The younger among us, in particular, seem to embrace the takedown of the public-private barrier. All forms of social media feed this obsession; shoot, Facebook allows us to update our status. Our status. Is our status that important that we must feel the need to: 1) articulate it in print, and 2) make sure our friends know it on a timely basis? And believe me, every time I jump on Facebook, I’m reminded by the blank box on my home screen that my status does, in fact, need updating. Without a status, you might as well say that you have no emotionLOS ANGELES - 1979: A crowd of paparazzi struggle to take photos of arriving musical celebrity at the annual Grammy Awards in Los Angeles, California. (Photo by George Rose/Getty Images), no thoughts, and/or no life. After all, a life worth living necessitates a life worth talking about in real-time to your imagined audience.

But the other shoe must fall.

TMZ behaviors give you TMZ results. Act in ways that spill your innermost thoughts out into the streets of the Internet, and you’ll find yourself exposed in ways that you certainly didn’t intend. The New Media has simply exacerbated the effect. We’ve been told that, for a celebrity, ‘there’s no such thing as bad publicity.’ We’ve appropriated that for ourselves to mean: There’s no such thing as over-sharing.

If a young woman has no genuine community of love and accountability, then she is forced to compete for attention and respect with the whole of society—a society that takes but does not give. The girl is forced to shout over the din, ‘Pay attention to me! I’m worth your attention!’ What is her strategy at this point? How shall she merit the attention she desperately craves? Let’s see what philosopher Miley Cyrus does (WWMCD?):

  1. Expose yourself emotionally. But frame this exposure as self-expression.
  2. Expose yourself physically. But frame this exposure as a challenge to repressive societal norms.
  3. And call it all a courageous fight against ‘The Man. To which The Man simply laughs.

We expose ourselves because we don’t know how to grapple with an inherent tension that we all feel: We want to be pursued and known. Yet, we don’t want to be revealed. Wendell Berry kills it when he says that we have “a rightful fear of being misunderstood or too simply understood, or of having our profoundest experience misvalued. This, surely, is one of the reasons for Christ’s insistence on the privacy of prayer. It is a part of our deepest and most precious integrity that we should speak (if we wish) for ourselves. We do not want self-appointed spokesmen for our souls. Sex and worship especially are inward to us, and they are especially fragile as possessions. Their nature is to be shared, and yet it is dangerous to speak of them carelessly. To speak of them carelessly is to violate yet another nucleus that ought to be sacrosanct” [1].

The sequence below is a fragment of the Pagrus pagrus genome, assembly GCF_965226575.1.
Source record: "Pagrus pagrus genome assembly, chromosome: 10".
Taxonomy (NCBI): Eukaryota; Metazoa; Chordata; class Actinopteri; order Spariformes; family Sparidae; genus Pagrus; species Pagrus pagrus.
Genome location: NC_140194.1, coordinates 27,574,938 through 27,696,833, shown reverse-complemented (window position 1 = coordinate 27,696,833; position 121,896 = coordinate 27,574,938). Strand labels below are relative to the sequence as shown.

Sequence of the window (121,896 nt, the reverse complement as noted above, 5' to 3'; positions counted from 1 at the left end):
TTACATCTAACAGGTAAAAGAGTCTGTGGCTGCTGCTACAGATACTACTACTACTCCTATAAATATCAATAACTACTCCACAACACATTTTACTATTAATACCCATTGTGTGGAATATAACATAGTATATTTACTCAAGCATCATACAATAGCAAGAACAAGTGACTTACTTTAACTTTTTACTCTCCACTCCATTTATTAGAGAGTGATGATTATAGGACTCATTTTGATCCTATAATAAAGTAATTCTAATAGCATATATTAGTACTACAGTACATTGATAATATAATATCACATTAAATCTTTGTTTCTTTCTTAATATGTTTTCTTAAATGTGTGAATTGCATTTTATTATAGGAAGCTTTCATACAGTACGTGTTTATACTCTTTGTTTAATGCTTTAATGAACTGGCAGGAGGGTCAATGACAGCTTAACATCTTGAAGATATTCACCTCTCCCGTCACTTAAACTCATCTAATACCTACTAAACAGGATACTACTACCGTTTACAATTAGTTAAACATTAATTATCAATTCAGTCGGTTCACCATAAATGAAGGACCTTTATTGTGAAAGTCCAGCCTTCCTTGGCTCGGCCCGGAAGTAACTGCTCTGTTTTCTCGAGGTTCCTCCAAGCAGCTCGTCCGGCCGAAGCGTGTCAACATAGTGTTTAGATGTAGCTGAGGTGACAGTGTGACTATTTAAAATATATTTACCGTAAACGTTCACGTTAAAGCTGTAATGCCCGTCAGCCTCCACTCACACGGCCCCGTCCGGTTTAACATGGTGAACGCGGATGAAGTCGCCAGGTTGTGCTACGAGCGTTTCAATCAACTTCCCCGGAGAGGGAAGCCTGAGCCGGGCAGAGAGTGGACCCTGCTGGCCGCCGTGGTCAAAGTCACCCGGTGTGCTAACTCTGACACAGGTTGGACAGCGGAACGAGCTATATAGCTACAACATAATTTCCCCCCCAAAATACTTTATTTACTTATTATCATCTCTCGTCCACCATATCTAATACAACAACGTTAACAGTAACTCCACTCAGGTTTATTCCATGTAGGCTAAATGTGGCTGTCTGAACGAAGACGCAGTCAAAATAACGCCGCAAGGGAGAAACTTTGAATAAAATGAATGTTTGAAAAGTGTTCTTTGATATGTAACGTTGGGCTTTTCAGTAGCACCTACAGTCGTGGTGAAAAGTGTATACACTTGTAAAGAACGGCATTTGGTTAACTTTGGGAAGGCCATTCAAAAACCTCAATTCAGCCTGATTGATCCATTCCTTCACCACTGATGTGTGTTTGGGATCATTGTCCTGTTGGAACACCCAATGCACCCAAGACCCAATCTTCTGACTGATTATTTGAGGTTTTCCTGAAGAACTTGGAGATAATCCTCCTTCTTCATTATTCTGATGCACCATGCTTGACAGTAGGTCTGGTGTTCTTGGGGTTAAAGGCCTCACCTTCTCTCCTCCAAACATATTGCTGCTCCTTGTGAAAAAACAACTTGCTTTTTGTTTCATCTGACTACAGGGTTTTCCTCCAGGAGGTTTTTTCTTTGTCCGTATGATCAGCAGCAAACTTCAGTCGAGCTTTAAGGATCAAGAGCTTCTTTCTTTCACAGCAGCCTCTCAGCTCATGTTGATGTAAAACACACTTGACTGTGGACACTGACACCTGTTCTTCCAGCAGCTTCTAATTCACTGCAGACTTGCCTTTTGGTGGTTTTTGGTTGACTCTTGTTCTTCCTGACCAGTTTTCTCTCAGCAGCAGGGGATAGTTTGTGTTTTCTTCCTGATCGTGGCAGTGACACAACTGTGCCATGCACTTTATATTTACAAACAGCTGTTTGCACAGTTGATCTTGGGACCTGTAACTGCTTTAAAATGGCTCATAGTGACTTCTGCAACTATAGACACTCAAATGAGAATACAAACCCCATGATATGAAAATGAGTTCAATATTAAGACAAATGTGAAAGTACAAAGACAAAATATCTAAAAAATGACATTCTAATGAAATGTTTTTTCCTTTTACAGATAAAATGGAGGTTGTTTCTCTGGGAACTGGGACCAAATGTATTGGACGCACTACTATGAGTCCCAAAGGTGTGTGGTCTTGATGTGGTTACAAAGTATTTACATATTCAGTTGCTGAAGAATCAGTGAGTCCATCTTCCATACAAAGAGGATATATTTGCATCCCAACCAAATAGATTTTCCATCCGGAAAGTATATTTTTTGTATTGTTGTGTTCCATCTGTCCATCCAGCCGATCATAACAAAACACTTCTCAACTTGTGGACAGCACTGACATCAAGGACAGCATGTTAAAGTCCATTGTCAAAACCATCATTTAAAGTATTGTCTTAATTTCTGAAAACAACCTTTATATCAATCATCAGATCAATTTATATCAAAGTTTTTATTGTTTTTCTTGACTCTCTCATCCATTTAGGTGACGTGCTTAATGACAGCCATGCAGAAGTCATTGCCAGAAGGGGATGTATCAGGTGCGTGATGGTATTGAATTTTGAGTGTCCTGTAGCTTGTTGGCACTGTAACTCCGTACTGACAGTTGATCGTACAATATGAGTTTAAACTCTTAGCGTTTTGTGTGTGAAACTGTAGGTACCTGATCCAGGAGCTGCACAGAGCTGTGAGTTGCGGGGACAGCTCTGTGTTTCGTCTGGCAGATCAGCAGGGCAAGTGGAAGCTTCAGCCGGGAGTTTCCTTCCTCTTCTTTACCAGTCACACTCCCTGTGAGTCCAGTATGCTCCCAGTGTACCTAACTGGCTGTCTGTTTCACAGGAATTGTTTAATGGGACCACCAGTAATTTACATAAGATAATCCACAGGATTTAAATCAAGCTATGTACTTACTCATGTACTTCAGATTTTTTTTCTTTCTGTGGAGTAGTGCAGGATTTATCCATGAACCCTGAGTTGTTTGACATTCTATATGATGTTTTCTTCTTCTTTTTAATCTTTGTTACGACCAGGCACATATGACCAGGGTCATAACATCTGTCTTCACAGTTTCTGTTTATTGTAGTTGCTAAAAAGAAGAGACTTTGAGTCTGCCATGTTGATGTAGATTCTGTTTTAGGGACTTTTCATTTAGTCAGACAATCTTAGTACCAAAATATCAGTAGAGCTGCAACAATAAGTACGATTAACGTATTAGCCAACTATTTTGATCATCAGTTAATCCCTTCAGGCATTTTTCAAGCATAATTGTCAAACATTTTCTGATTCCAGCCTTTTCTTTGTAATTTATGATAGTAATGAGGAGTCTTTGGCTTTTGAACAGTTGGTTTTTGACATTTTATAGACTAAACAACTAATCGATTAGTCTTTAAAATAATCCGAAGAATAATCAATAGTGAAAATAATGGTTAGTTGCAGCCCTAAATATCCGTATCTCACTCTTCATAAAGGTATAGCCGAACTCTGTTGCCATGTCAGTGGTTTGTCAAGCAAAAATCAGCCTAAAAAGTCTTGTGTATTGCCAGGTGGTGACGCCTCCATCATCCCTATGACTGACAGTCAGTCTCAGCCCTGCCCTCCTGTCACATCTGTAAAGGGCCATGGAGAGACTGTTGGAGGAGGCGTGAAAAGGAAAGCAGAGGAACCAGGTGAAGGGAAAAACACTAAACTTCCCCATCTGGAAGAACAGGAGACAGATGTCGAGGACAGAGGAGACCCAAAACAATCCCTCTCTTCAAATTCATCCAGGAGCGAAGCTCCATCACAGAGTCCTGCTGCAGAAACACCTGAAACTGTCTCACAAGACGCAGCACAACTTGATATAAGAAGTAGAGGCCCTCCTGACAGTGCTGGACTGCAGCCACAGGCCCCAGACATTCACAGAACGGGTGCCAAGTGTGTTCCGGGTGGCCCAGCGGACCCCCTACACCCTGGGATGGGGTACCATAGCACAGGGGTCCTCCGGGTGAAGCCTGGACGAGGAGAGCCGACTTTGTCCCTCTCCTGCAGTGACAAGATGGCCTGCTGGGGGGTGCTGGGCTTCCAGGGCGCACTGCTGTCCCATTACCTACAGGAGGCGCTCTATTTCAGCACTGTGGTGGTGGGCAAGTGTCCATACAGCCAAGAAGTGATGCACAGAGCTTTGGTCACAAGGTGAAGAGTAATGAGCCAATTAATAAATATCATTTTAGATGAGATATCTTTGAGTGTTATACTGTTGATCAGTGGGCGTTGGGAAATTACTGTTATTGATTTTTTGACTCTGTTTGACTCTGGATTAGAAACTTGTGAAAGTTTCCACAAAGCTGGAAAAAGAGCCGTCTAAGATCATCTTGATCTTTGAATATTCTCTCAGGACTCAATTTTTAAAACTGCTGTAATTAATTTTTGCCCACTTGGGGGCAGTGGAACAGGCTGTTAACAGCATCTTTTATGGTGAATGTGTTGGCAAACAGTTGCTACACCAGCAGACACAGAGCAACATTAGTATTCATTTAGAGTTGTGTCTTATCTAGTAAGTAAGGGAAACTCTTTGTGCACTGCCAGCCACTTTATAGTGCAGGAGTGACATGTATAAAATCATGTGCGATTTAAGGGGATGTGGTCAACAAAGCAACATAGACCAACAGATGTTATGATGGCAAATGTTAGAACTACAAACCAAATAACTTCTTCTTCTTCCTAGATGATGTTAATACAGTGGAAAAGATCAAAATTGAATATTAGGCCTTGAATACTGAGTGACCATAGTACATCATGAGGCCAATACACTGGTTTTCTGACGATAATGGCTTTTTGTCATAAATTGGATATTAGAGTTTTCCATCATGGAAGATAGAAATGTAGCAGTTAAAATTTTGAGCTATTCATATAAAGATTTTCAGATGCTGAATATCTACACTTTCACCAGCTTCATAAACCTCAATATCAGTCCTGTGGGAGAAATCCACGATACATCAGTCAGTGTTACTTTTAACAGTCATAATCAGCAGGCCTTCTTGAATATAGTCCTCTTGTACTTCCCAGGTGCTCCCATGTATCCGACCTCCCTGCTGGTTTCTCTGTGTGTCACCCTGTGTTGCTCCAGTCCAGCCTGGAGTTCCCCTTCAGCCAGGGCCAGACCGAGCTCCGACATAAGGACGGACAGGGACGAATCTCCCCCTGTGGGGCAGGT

“We’ve been told that, for a celebrity, ‘there’s no such thing as bad publicity.’ We’ve appropriated that for ourselves to mean: There’s no such thing as over-sharing.”

Yet this is the slow pull of a TMZ culture; do everything to make sure your life consists of shallow (not necessarily lacking in value) connectivity without committing yourself to an accountable community. Culture is, I believe, trying to re-wire our sense of virtue. Behaviors that past generations shunned have become cloaked in virtue language.

  1. ‘Being honest’ necessitates stream-of-consciousness tweets, texts, updates, and snapchats.
  2. ‘Guarding your heart’ implies that you expose yourself only to the views of those you already agree with.
  3. ‘Exercising freedom’ means having the right to cut down, tear open, and dis-cover anybody and everybody.

A fish can’t hide in a pond a mile wide and 10-inches deep. The fish will always be exposed.

Yes, there is a balance to be had. I continue to press home the need for embodied community, even if that makes us introverts nervous. But privacy is a prerequisite for friendship. Courage becomes, in this sense, an act of consummate self-control—the type of control that protects that which is precious. The ability NOT to show the world the goods, knowing that, in private one-on-one friendship and intimacy, those goods are precisely good because they are rare (in fact, absolutely unique). Diamonds wouldn’t be expensive if everyone could find them on their lawn and pick them up like weeds.

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[1] Wendell Berry, Life is a Miracle (Washington, D.C.: Counterpoint, 2001), 80.

© Joel Oesch and Fishing for Leviathan, 2015. Unauthorized use and/or duplication of this material without express and written permission from this blog’s author and/or owner is strictly prohibited. Excerpts and links may be used, provided that full and clear credit is given to Joel Oesch and Fishing for Leviathan with appropriate and specific direction to the original content.

 

Thank you for smoking!

smolderThe world needs more smokers. Both kinds. Smokers-smokers and meat-smokers.

More clearly put: Smokers somehow embody the essence of what it means to be in community, and the world needs more of that.